New York, New York, Population Council, 1985 Sep. 5,  p. (Fertility Determinants Research Note No. 5)One of the notable features of population studies in the past 35 years has been the increasing reliance on sample surveys as the primary source of demographic data. Past surveys of knowledge, attitudes, and practice of contraception in developing countries are important resources. These early KAP and fertility surveys, conducted 10 or more years ago, provide benchmarks for the study of how group differentials in behavior and attitudes evolve with time. Together with recent surveys, they help to monitor the pace and nature of the transition from 1 demographic regime to another within societies. Attempts to retrieve the earlier data produced constructive lessons and recommendations on how to safeguard current and future surveys and promote their use. 3 recommendations emerge that will help safeguard current and future surveys and promote their use. 1) Develop standards of documentation and maintenance, including how long questionnaires are to be retained, now much of the detail of sampling design should be saved, what constitutes an adequate description of interviewer characteristics and instruction. 2) Arrange for public access and the mechanisms to promote it. Funds should be budgeted for this purpose from the outset. Surveys that are still not generally available after a reasonable number of years lose much of their value and deprive the demographic community of a valuable resource. 3) Create structures to preserve and disseminate KAP and fertility surveys. The need for this is greatest for surveys not associated with large international programs. In all cases arrangements for longterm preservation must be made. Tables are included which describe 3rd world countries in which KAP or fertility surveys were conducted before 1981, and an inventory of pairs of surveys for potential use in conparative and over-time analysis.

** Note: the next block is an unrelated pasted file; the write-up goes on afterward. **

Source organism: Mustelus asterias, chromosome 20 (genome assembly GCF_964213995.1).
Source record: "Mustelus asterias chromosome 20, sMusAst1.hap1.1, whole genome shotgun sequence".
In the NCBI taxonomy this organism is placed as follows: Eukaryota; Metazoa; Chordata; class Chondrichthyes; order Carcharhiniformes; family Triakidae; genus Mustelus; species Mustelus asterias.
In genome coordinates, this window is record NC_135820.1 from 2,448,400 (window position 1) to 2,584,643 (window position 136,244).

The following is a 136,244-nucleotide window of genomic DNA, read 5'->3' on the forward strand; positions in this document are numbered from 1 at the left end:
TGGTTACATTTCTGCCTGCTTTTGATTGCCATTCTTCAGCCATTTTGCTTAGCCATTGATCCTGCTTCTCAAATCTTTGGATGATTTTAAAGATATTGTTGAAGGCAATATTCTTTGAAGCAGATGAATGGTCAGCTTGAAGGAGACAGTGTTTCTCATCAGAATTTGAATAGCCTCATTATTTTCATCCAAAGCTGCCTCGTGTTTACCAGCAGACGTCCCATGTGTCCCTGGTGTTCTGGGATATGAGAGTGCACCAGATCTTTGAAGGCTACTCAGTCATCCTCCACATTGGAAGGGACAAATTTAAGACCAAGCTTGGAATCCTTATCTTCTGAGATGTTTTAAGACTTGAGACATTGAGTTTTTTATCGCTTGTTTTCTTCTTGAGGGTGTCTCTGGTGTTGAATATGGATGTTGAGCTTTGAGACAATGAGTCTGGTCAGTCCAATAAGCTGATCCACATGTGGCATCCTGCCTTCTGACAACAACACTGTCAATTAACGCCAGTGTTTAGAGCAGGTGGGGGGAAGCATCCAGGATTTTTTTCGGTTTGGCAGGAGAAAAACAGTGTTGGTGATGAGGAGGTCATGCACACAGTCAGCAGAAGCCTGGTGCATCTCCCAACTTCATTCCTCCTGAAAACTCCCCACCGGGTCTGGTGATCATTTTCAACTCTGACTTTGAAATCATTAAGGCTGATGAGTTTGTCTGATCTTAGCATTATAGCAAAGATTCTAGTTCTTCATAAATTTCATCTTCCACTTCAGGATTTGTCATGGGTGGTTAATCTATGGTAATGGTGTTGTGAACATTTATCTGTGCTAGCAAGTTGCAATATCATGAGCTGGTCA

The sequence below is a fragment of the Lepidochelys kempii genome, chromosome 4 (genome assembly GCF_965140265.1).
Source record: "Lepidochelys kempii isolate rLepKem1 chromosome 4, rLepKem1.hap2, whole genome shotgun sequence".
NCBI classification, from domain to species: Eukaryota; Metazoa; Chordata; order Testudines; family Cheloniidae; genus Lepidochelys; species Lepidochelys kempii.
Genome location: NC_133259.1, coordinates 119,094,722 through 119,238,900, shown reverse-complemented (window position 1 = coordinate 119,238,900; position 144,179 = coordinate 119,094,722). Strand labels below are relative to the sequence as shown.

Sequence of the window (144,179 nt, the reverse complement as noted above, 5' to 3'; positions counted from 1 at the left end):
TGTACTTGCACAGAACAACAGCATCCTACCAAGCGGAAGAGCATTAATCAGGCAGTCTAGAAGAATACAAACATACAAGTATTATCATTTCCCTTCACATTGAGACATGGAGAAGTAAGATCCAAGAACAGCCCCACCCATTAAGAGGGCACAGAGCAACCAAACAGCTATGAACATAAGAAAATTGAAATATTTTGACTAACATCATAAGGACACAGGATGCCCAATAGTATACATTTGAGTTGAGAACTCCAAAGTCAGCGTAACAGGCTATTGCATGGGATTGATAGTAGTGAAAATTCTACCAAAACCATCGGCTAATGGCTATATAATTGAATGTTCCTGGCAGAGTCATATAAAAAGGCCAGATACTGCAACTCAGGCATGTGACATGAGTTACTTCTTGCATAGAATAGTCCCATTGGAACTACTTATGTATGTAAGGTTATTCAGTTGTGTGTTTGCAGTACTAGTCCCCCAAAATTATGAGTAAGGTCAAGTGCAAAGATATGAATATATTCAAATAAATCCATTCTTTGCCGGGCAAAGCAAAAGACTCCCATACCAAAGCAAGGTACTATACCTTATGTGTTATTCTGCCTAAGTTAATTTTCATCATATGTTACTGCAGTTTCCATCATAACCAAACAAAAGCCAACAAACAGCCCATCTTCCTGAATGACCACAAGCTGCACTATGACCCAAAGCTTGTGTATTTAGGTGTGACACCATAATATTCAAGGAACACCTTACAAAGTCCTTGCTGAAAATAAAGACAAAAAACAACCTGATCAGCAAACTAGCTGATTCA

Population Bulletin of the Economic Commission for Western Asia. 1980; (19):69-80.The author cites problems in the definitions of different categories of economic activity and employment status which have been made by the UN. The term "casual workers" has never been clarified and these people were described as both employed and unemployed on different occasions; there is also no allowance for the term underemployed in the UN classification. The latter term, he concludes, is not included in most censuses. The UN in its Principles and Recommendations for Population Censuses, discusses sex-based stereotypes which he states are based on a set of conventions that are arbitrary, irrational, and complex. However on the basis of the UN rules it is possible to divide the population into 3 categories: 1) those who are economically active (black), 2) those who are not active (white), and 3) those whose classification is in doubt (gray). In developed countries most people are either in the black or the white area and the amount in the gray area is small, but in developing countries the gray area may be the majority of the population. In the Swaziland census no attempt was made to provide a clear picture of employment. In view of the complexity of the underlying concepts, the decisions as to whether a person should be classified as economically active or not should be left to the statisticians, not the census enumerators.